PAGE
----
Here’s why retail workers sustain more injuries during the holiday season, and what you can do to help mitigate them
- Time is limited. Stores are crowded. Tempers are short. All impact retail workers’ safety.
- Learn what are the most common retail workers injuries during the holidays and what typically causes them.
- Learn safety steps you can take to ensure the well-being of your retail workers.
No doubt the holiday season is the busiest time of the year for most people. Year-end work pressures, crowded stores and malls, limited shopping time and other stresses cause shoppers to take risky shortcuts and be short-tempered. Those are just a few of the reasons why there’s an increase in retail workers’ injuries during the holidays. Increased store traffic may exacerbate the issue, with fewer workers on hand this year to help customers, thanks to COVID. Fewer applicants for open retail jobs and high turnover are also leading to fewer holiday retail staff.
The influx of inexperienced seasonal help plus additional holiday inventory that retailers are handling add to the safety challenge. Seasonal hires may not be properly trained in safety protocols, causing an additional risk to retail workers’ injuries during the holidays.
AmTrust’s 2019 retail sector risk report (latest available) shows that injured retail workers missed an average of 24 days of work due to injuries, with employees aged 18 to 30 accounting for the highest number of workers compensation claims.
While younger workers under age 30 accounted for nearly a third of all retail injuries, this group accounted for just 16% of comp costs, said the report. On the other hand, the growing number of workers over age 70 accounted for less than 1% of claims but had the highest average payout at $14,408.
Male retail workers’ total claim costs were more than double that of women retail workers. The average loss paid per claim for male workers was $11,641 vs. $7,030 for women.
Let’s look more closely at these retail workers’ injuries during the holidays.
What are the most common injuries for retail workers?
- Slip and fall accidents
- Injuries from improper reaching and carrying merchandise
- Injuries from repetitive motion tasks in the stockroom
- Workplace violence injuries
- Injuries from winter hazards
What are the most common causes of retail workers’ injuries during the holidays?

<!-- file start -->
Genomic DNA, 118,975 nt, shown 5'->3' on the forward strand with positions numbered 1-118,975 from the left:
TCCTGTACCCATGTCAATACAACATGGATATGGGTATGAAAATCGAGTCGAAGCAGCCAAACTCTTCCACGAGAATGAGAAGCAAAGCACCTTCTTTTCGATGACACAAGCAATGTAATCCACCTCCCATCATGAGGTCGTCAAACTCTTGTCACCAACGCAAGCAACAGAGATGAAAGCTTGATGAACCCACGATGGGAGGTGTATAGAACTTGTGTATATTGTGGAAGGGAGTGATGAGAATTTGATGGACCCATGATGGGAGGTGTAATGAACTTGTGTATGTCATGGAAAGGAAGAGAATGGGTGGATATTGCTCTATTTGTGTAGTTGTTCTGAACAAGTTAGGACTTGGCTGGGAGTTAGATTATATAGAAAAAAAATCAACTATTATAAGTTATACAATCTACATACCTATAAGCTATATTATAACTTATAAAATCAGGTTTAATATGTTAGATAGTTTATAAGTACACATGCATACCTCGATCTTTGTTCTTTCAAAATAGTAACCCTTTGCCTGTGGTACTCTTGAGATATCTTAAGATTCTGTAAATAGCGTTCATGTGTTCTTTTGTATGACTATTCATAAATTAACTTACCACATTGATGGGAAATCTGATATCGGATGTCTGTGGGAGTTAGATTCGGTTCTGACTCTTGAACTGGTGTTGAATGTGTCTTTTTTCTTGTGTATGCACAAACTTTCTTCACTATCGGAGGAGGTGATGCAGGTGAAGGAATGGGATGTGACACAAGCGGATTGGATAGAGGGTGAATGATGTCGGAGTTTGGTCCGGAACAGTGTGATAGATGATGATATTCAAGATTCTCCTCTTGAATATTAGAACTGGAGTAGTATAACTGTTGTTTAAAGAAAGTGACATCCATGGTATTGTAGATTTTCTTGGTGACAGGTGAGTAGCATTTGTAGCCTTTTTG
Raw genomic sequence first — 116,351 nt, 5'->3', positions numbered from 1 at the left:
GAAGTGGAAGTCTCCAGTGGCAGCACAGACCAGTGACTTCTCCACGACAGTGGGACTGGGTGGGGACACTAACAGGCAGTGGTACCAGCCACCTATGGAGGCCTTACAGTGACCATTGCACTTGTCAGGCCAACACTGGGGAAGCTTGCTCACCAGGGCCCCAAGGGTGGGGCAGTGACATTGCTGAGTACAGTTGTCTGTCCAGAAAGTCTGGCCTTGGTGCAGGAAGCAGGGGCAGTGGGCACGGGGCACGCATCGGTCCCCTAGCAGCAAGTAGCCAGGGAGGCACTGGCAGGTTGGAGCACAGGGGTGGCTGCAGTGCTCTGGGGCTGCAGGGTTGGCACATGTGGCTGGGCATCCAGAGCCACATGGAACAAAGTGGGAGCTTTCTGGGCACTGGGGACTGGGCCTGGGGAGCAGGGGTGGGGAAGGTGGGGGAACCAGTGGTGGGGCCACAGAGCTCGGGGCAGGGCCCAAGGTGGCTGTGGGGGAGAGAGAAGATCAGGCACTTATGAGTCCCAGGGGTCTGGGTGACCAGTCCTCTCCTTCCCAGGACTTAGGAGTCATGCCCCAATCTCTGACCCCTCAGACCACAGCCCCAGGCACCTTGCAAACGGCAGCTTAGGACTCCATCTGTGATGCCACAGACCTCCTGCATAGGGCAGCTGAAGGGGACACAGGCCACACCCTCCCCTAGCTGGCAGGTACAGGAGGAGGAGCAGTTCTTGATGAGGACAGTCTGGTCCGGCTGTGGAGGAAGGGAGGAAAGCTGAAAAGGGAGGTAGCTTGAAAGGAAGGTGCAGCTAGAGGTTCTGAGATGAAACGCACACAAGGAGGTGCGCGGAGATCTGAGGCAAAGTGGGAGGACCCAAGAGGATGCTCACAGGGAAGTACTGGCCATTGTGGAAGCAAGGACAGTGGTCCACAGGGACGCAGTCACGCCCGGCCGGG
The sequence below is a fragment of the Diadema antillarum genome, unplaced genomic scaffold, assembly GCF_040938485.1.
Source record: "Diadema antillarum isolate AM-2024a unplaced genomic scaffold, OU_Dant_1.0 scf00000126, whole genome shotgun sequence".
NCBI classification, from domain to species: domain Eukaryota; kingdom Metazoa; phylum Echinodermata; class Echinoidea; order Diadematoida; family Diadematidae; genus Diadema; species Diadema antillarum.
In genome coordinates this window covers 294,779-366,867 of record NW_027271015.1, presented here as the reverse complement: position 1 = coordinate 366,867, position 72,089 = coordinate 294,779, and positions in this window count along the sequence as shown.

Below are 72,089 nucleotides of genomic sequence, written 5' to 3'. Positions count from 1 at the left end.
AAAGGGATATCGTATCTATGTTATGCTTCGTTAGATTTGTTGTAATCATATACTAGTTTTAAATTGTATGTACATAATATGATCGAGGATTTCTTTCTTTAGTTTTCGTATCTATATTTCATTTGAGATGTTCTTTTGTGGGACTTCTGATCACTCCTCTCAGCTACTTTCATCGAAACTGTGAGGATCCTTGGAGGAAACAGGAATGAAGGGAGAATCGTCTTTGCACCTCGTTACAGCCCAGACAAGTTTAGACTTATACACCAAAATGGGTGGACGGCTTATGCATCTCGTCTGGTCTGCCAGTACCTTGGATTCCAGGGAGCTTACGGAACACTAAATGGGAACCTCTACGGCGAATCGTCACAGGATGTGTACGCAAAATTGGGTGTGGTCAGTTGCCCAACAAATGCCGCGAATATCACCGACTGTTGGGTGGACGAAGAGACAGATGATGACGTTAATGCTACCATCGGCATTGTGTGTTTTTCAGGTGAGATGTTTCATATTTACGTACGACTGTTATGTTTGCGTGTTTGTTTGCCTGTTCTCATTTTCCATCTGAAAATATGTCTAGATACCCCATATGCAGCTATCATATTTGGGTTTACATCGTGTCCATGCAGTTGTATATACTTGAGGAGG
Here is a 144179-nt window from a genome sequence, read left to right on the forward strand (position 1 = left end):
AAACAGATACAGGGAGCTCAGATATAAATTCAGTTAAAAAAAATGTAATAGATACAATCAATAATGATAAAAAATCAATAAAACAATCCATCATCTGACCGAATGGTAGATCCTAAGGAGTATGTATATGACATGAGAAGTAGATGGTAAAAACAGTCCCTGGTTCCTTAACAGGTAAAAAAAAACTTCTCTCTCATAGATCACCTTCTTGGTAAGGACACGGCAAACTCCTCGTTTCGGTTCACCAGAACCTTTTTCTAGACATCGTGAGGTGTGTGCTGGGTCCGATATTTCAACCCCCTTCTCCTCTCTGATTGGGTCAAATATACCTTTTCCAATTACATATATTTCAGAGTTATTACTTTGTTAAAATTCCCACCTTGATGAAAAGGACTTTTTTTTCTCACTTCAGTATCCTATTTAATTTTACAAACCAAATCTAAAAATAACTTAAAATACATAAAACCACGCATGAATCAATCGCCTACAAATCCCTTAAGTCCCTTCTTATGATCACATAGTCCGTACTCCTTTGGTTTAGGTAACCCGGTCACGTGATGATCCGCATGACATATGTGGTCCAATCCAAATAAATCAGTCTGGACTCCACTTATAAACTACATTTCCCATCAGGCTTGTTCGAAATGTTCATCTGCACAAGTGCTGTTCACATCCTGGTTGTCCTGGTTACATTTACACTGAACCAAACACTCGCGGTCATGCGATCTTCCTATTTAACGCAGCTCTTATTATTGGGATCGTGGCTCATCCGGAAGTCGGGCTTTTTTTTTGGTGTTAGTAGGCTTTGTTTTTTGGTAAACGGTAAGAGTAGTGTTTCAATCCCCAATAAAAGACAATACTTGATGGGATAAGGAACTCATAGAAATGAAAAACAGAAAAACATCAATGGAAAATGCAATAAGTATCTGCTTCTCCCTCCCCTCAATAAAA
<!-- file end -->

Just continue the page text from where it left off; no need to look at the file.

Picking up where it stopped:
- Wet floors from snow or ice; frayed rugs; tripped-over merchandise on the floors
- Improper methods of lifting and handling merchandise boxes
- Collapsing materials from improperly stacked inventory
- Merchandise improperly stacked in walkways or stockrooms, blocking emergency exits
- Icy parking lots, sidewalks and entranceways
- Employees working second or third jobs, resulting in fatigue and high stress levels
- Unruly crowds of shoppers
How can we mitigate these risks?
- Don’t skimp on training employees on workplace safety. Assign a qualified, experienced mentor to each new hire so they can be shown the right way to do things and they have a person they can readily go to if they have questions or face a task or hazard they are unsure about.
- Keep fire extinguishers close by and clearly visible. Ensure there’s a clear path to fire extinguishers and boxes or decorations aren’t blocking ceiling sprinklers.
- Keep emergency exits clear. Emergency exits must always be clearly marked and cleared of boxes, furniture or other items.
- Set merchandise racks correctly. Space all merchandise racks according to federal and state rules. Don’t leave empty merchandise stands on the sales floor where customers can easily trip or walk into them causing injury.
- Clearly mark wet floors. Use wet floor signs to help prevent slips and falls on slick floors. Clean up the hazard as quickly and thoroughly as possible. This is particularly important during snowy months when customers are tracking snow into the store.
- Follow lifting safety procedures. Show all employees how to properly lift heavy objects to help avoid injuries and back strain. Establish weight and size limits for merchandise that trigger a mandatory two-person lift. Use carts and dollies to their potential.
- Use ladders properly: Falls from portable ladders are a major source of injury in the workplace. More than 300 people die each year in ladder-related accidents, while thousands of others suffer disabling injuries, says the American Ladder Institute. Train your staff on how to use ladders properly, from carrying them throughout the store, and placing them in clear spaces, to correct climbing tips and the correct storage procedure.
- Managing crowds and heading off potential violence. None of us will forget the 2008 incident where crowds trampled an employee, who later died from injuries. Retailers should be aware that work stress can negatively affect their employees’ mental and physical health, says the CDC. Being prepared and having plans in place can help reduce anxiety and assure that employees feel safe, supported, confident, and empowered to respond properly when needed in situations in which safety is at risk. OSHA has created fact sheet with recommendations for crowd management measures.
- Prevent employee theft. Employee theft increases during the holiday season. Retailers can help deter employee theft by performing background checks on new hires, using proper onboarding procedures, conducting loss prevention training, utilizing security cameras and enforcing company loss prevention protocols.
Encourage your retail clients to take extra measures to curb their retail workers’ injuries during the holidays. Following these steps will help make this the “most wonderful time of the year” for their workers.